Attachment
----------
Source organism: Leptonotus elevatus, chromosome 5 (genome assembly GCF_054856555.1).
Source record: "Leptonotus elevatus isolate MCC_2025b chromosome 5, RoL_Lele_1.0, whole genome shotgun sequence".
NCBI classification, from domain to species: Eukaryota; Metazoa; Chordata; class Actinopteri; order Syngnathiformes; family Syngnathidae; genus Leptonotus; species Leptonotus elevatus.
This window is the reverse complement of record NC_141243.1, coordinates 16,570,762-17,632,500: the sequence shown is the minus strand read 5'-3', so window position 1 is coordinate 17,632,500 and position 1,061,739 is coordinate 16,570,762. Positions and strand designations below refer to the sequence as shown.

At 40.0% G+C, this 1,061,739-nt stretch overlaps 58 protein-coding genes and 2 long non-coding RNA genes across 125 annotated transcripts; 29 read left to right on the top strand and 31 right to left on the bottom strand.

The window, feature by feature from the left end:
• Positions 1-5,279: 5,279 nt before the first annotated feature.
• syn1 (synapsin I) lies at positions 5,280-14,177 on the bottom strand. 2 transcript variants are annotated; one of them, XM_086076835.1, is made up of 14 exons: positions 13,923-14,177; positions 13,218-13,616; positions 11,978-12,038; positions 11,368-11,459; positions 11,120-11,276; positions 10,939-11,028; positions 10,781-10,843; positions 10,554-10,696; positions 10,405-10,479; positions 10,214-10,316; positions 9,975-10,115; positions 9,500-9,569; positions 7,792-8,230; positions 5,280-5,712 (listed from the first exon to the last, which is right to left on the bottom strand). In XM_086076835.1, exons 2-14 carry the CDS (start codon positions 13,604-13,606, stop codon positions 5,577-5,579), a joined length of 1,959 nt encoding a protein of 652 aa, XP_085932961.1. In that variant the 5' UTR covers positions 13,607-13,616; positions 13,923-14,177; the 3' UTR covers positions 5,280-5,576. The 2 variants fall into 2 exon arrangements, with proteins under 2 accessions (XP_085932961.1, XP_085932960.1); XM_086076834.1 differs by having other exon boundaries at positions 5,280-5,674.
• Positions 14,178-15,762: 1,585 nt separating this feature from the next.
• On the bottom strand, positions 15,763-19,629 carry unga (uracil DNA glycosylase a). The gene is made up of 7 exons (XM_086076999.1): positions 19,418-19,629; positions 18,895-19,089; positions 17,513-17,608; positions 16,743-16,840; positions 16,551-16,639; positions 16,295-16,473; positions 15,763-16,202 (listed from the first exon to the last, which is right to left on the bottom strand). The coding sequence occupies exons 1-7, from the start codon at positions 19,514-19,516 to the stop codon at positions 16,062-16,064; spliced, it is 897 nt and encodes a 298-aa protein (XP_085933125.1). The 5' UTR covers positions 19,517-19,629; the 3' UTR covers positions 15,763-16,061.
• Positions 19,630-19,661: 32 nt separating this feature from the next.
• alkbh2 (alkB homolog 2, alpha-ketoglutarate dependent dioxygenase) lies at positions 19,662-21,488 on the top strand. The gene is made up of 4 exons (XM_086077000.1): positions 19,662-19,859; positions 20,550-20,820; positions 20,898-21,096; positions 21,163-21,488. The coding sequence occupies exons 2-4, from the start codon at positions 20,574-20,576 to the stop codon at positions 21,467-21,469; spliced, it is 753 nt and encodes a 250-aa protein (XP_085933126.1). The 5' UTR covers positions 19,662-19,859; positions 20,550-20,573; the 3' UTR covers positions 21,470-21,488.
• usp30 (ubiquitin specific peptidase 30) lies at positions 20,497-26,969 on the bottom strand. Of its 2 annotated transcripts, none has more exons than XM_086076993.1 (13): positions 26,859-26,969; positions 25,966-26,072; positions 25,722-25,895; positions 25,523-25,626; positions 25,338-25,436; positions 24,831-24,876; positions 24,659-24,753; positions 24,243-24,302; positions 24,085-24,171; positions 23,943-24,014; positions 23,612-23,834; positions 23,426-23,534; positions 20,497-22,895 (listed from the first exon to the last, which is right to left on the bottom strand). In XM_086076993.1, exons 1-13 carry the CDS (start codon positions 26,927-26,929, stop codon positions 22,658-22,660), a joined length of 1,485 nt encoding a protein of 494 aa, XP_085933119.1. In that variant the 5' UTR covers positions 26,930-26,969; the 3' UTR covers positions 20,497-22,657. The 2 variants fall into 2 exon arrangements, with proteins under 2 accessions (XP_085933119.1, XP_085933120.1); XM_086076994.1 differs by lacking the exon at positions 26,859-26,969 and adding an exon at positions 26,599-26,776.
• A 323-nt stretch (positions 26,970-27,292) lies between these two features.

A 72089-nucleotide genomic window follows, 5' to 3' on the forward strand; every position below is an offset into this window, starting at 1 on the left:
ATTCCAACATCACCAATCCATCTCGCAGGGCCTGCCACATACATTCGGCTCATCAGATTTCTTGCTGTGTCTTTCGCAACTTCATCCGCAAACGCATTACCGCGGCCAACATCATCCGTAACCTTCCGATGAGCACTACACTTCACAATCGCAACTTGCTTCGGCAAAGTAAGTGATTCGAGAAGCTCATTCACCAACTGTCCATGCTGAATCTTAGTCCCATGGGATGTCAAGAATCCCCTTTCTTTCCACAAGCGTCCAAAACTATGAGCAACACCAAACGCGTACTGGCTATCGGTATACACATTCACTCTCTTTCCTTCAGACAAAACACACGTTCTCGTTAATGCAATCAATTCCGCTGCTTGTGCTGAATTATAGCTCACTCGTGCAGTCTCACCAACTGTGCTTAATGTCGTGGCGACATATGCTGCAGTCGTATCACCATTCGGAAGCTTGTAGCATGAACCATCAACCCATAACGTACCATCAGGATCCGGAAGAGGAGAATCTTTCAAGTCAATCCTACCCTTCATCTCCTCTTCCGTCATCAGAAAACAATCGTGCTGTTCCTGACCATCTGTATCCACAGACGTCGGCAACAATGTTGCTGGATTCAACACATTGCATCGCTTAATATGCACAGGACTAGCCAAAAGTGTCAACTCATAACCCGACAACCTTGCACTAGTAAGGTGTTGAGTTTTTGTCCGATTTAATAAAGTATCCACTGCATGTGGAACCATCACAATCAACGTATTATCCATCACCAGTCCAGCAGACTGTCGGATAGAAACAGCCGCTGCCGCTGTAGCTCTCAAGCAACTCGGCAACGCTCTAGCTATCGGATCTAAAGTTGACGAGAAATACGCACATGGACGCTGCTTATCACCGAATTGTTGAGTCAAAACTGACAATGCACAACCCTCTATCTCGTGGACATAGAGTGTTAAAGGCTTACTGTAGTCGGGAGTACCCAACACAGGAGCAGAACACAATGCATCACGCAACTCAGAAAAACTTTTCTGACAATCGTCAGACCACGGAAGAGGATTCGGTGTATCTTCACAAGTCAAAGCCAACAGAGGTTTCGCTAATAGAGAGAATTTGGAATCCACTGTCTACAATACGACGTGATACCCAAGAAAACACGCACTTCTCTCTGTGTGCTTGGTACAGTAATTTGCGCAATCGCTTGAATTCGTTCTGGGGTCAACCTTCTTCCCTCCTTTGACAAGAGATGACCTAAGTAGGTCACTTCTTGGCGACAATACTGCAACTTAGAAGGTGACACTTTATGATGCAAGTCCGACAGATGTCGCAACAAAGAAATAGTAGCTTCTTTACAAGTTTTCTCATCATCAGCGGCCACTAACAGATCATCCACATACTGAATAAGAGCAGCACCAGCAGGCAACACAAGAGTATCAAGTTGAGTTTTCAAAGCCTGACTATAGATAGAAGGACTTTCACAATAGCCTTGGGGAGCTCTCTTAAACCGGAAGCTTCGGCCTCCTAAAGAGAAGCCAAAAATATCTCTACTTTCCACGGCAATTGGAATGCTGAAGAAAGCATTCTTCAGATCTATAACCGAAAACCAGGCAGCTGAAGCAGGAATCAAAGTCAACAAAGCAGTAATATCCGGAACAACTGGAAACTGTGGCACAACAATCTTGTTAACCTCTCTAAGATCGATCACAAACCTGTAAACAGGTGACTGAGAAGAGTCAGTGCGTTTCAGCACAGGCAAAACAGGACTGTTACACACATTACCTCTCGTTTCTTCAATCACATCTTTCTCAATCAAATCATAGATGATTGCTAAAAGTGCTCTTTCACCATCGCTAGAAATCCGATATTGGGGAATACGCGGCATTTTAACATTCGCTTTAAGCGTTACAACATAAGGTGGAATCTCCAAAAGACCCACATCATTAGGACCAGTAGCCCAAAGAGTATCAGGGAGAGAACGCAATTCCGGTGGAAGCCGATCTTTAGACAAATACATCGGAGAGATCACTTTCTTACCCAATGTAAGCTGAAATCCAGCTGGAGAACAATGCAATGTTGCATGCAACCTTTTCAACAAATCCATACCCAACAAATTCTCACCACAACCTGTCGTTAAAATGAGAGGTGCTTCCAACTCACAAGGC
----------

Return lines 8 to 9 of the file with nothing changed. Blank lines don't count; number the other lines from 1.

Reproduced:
• syn1 (synapsin I) lies at positions 5,280-14,177 on the bottom strand. 2 transcript variants are annotated; one of them, XM_086076835.1, is made up of 14 exons: positions 13,923-14,177; positions 13,218-13,616; positions 11,978-12,038; positions 11,368-11,459; positions 11,120-11,276; positions 10,939-11,028; positions 10,781-10,843; positions 10,554-10,696; positions 10,405-10,479; positions 10,214-10,316; positions 9,975-10,115; positions 9,500-9,569; positions 7,792-8,230; positions 5,280-5,712 (listed from the first exon to the last, which is right to left on the bottom strand). In XM_086076835.1, exons 2-14 carry the CDS (start codon positions 13,604-13,606, stop codon positions 5,577-5,579), a joined length of 1,959 nt encoding a protein of 652 aa, XP_085932961.1. In that variant the 5' UTR covers positions 13,607-13,616; positions 13,923-14,177; the 3' UTR covers positions 5,280-5,576. The 2 variants fall into 2 exon arrangements, with proteins under 2 accessions (XP_085932961.1, XP_085932960.1); XM_086076834.1 differs by having other exon boundaries at positions 5,280-5,674.
• Positions 14,178-15,762: 1,585 nt separating this feature from the next.